Dread Sovereign ‎– All Hell's Martyrs - Gatefolded 2-LP


Limited release on 180G vinyl in reverse gatefold jacket.

Includes heavy printed innersleeves.

Dread Sovereign may have been a name that skipped under your detection this year, with the deluge of big title releases during the first quarter of 2014 and all. The three piece Irish doom metal band have only been around since 2013, to which their first release was in the form of an EP and contained four songs that would come to be on the track listing for their debut LP, All Hell's Martyrs. Does this entry level title deserve more recognition, or are the band just blowing smoke?

In recent years it has become almost an assumed prerequisite that all doom metal bands need to have heavy, mind crushing guitars. When we take a trip back through the history of the genre, it's clear that doom hasn't always been so... dreadfully weighted. So when something comes along that has enough creativity to be able to lighten up the guitars and still retain the main fundamentals of what doom truly is, it's nearly always an invigorating listen. That being said, All Hell's Martyrs should be up for doom album of the year. Dread Sovereign have managed to not only achieve a one-of-a-kind sound with their debut LP, but also a differentiated style of composition writing that is unlike anything that's been heard in quite a long time.

Within the deep, dark chambers of All Hell's Martyrs lies a heavy reliance on the bass guitar to set the main structures of many tracks; of course, the band does like to switch up the composure, and sometimes during the same song depending on its longevity. "Cthulhu Opiate Haze" is a perfect example, as the group nearly forego the guitar all together until the latter half of the track, with the exception of various bizarre, spacey sounds created with pedals; audiences will find the special effects layered throughout tracks in creative, eerie ways. The guitar is only lightly peppered with distortion, which is essential since most of the work here is done via picking; though some chords do play a role in the content.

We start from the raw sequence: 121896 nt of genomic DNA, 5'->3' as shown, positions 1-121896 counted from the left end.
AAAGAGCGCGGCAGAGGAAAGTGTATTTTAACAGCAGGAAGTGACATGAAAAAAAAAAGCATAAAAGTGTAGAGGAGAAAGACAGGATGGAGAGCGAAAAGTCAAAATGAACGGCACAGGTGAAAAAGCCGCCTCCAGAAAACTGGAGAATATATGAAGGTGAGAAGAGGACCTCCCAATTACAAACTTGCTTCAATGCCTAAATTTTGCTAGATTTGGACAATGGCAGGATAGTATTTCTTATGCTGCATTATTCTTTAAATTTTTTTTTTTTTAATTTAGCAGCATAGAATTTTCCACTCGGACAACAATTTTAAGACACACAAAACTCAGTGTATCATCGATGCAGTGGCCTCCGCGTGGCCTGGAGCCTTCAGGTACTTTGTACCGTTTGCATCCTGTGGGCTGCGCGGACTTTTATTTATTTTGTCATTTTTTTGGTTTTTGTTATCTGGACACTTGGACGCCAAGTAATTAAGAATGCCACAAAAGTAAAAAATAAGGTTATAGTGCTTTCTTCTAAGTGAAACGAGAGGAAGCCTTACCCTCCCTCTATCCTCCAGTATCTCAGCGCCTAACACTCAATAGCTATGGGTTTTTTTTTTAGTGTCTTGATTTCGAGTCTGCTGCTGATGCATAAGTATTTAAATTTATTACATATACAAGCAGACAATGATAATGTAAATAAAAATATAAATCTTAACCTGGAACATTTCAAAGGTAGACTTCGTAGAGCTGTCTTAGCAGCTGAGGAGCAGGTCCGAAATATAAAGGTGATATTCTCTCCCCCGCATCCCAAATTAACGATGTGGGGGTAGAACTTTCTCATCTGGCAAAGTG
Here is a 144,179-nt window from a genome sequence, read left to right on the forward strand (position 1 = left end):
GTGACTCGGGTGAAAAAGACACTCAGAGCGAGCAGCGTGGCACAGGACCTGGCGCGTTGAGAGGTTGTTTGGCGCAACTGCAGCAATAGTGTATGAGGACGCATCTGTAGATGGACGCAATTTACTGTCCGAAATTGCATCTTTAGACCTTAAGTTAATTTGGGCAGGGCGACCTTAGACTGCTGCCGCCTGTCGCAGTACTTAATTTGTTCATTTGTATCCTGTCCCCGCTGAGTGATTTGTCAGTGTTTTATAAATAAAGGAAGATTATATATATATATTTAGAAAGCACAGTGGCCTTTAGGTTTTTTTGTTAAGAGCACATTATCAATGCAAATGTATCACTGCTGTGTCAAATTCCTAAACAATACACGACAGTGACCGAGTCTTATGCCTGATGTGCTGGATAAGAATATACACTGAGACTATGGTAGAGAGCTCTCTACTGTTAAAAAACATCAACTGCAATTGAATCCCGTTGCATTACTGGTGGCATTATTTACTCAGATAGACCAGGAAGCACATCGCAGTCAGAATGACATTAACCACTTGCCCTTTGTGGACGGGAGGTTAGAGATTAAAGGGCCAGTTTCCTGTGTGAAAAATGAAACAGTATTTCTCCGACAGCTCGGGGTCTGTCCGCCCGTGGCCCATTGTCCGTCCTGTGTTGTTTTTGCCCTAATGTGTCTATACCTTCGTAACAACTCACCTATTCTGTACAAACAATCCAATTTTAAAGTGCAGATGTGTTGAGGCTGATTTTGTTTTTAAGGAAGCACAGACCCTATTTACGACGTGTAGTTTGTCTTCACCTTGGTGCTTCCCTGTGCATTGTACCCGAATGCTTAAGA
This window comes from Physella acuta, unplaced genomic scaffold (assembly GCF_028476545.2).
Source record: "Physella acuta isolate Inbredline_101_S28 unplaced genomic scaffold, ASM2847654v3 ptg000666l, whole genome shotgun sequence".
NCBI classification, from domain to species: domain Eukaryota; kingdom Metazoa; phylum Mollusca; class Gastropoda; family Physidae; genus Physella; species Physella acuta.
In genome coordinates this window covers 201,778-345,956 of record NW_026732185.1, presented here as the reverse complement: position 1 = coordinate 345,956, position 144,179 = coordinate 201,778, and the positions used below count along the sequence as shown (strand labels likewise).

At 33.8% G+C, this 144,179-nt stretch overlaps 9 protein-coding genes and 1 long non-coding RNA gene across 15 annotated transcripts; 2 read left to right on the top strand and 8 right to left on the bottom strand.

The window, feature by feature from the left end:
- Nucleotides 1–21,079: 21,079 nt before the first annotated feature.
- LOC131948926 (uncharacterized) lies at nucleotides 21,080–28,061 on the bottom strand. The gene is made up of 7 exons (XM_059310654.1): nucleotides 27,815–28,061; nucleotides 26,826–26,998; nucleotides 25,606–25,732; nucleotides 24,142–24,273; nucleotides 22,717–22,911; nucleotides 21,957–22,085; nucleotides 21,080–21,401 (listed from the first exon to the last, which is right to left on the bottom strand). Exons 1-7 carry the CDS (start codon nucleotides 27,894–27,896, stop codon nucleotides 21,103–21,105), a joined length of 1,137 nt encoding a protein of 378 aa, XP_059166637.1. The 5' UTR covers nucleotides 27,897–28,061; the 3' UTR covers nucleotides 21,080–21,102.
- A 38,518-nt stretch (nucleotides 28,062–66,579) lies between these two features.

Staying in the rhythm that the bass line sets, the drumming is slow and usually a hit is initiated when a note is played by whichever guitar element is setting the current structure of a track. This style of drumming works especially well within "We Wield the Spear of Longinus", which is a lament that is equipped with a great little drum and bass interlude that happens right before the track erupts into the only fast segment of the entire album. The track itself is one of the most essential of the content, mostly since it utilizes more skill out of the guitar and drums, even going as far to have an outlandish, heated solo in the midst.

In the style of old school doom metal, the vocals are clean, clear and can reach highs that will give the listener goosebumps; however, vocalist Nemtheanga has proven his mettle for the few and far between growls within "Pray for the Devil in Man". There are many obscure, cult-like whispers that are sprinkled all around the album, which create an even deeper atmospheric effect when coupled alongside the occasional synth organs and choirs. To add to the doom and gloom, the lyrical matter is very dark in origin, speaking of Satan, demons and the occult; notably within tracks such as "Pray for the Devil in Man", "Cthulhu Opiate Haze", "We Wield the Spear of Longinus" and "Cathars to Their Doom".

It's true, All Hell's Martyrs is an album that has a very dream-like, hazy quality; the tempos rarely rise above a slow-medium pace, and the instruments aren't overly embellished with distortion. Suffice it to say, Dread Sovereign have used the bare minimum amount of distortion and synthesizers in order to get their message across, proving that if you know how to create ambiance then you don't necessarily need those components to make an amazing doom album. The added pedal effects really bring back a great old school vibe, as not many bands play around with creating these effects anymore. This release is definitely going to rival Ogre's Neanderthal for best doom album of 2014.